Riverford Wicked Leeks

it's impossible to please a grower

Monday 10th May 2010

At the beginning of last July we were absolutely desperate for rain. Talk of global warming and extreme weather littered the pages of every newspaper, as the Peterborough area drifted through two months with barely a splash from the skies. A month ago we thought we were in for more of the same as April and May yielded very little in the way of spring showers.

What a difference a month makes! The early rain in June was an absolute Godsend. All the newly planted squash, courgette, sweetcorn and brassica transplants got the drink that they desperately needed. The rains also kick started the germination of the parsnips that had been sitting biding their time in the dry soil. The moisture eventually permeated the top soil to be absorbed into their tiny seed coats enabling them to expand and explode with a new root and shoot. We were also desperate for some water on our newly drilled grass and clover fields. They were planted at the end of May which is a little risky. If the grass and clover germinates and pokes out of the surface to experience a prolonged hot, dry spell it will completely die off. The gamble has paid off completely with enough rain to keep the soils moist for weeks to come.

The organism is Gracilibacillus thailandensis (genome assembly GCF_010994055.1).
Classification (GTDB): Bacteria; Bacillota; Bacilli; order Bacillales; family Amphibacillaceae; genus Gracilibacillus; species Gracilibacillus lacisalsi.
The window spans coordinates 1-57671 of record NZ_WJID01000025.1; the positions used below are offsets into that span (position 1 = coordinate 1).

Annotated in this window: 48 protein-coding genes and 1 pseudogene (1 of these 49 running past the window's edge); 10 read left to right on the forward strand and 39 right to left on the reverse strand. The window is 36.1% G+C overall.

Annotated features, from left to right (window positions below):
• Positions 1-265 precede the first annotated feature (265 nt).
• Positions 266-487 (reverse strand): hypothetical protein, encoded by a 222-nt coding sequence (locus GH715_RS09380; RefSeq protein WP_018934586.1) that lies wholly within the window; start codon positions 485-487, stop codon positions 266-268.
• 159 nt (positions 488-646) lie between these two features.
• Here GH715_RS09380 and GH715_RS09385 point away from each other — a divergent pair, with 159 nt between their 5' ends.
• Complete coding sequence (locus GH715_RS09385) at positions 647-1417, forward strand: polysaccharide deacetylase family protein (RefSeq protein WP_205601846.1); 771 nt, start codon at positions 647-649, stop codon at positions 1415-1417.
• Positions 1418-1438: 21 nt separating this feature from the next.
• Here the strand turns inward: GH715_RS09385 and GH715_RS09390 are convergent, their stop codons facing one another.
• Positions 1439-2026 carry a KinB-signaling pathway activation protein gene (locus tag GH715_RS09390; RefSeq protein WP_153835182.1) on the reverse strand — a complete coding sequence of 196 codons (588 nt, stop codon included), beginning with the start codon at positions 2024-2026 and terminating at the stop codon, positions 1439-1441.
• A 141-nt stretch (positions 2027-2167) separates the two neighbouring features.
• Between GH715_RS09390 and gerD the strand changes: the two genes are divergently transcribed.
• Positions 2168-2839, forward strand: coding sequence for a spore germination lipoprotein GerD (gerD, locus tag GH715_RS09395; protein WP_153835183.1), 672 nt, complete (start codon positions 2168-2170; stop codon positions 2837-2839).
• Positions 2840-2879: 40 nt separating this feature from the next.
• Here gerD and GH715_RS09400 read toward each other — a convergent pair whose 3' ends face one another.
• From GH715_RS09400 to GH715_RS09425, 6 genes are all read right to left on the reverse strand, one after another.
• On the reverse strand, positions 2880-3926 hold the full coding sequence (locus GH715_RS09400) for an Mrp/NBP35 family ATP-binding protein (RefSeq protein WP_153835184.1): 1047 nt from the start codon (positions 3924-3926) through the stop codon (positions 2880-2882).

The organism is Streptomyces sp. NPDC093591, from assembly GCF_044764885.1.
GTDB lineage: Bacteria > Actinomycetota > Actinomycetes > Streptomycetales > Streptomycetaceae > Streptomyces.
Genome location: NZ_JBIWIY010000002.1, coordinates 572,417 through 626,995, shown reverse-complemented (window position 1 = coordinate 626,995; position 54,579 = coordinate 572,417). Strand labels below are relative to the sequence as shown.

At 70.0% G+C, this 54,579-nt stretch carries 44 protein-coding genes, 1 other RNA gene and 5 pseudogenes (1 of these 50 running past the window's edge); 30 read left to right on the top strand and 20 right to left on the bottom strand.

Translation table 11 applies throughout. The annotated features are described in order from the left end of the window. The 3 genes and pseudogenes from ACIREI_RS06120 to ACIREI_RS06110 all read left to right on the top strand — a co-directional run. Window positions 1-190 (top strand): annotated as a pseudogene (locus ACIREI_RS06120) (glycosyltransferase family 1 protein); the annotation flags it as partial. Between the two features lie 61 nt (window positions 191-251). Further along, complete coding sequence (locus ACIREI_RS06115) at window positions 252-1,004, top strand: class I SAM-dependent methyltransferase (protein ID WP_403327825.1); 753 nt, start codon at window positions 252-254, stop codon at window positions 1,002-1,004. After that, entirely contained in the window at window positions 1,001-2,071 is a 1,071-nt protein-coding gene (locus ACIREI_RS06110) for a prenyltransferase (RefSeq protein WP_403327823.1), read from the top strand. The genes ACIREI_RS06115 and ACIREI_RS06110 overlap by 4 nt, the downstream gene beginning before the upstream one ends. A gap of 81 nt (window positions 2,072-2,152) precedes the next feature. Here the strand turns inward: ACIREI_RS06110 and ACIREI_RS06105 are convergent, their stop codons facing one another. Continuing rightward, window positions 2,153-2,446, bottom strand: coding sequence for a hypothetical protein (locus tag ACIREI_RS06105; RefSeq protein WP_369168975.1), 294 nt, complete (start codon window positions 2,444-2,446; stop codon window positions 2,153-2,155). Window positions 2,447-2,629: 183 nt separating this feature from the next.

While the rain has helped get a number of our crops going, it does play havoc with harvesting. Cutting lettuce, baby leaf salads and spinach in wet weather is a nightmare. Even when the rain stops it is difficult to keep everything remotely dry and soil free. We also don